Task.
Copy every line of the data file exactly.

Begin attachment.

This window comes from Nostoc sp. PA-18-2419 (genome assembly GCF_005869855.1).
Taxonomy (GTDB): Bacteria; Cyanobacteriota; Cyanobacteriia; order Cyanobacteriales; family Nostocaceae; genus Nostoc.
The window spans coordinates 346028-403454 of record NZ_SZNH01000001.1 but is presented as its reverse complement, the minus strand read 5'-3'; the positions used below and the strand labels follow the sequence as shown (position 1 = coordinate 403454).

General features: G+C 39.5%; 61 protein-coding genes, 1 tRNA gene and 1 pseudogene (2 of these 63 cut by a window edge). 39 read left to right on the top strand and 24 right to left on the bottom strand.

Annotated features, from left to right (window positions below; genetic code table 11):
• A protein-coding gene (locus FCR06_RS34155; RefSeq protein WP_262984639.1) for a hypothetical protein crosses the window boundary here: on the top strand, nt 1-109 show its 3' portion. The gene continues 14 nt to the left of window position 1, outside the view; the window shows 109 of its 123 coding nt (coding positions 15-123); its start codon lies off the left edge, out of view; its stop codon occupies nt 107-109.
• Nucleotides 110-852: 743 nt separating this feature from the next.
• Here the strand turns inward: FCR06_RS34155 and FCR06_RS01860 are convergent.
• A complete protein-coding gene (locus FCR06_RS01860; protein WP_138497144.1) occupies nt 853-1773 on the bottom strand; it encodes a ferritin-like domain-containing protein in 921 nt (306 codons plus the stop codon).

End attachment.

This window comes from Nostoc sp. PA-18-2419 (genome assembly GCF_005869855.1).
Taxonomy (GTDB): Bacteria; Cyanobacteriota; Cyanobacteriia; order Cyanobacteriales; family Nostocaceae; genus Nostoc.
The window spans coordinates 346028-403454 of record NZ_SZNH01000001.1 but is presented as its reverse complement, the minus strand read 5'-3'; the positions used below and the strand labels follow the sequence as shown (position 1 = coordinate 403454).

General features: G+C 39.5%; 61 protein-coding genes, 1 tRNA gene and 1 pseudogene (2 of these 63 cut by a window edge). 39 read left to right on the top strand and 24 right to left on the bottom strand.

Annotated features, from left to right (window positions below; genetic code table 11):
• A protein-coding gene (locus FCR06_RS34155; RefSeq protein WP_262984639.1) for a hypothetical protein crosses the window boundary here: on the top strand, nt 1-109 show its 3' portion. The gene continues 14 nt to the left of window position 1, outside the view; the window shows 109 of its 123 coding nt (coding positions 15-123); its start codon lies off the left edge, out of view; its stop codon occupies nt 107-109.
• Nucleotides 110-852: 743 nt separating this feature from the next.
• Here the strand turns inward: FCR06_RS34155 and FCR06_RS01860 are convergent.
• A complete protein-coding gene (locus FCR06_RS01860; protein WP_138497144.1) occupies nt 853-1773 on the bottom strand; it encodes a ferritin-like domain-containing protein in 921 nt (306 codons plus the stop codon).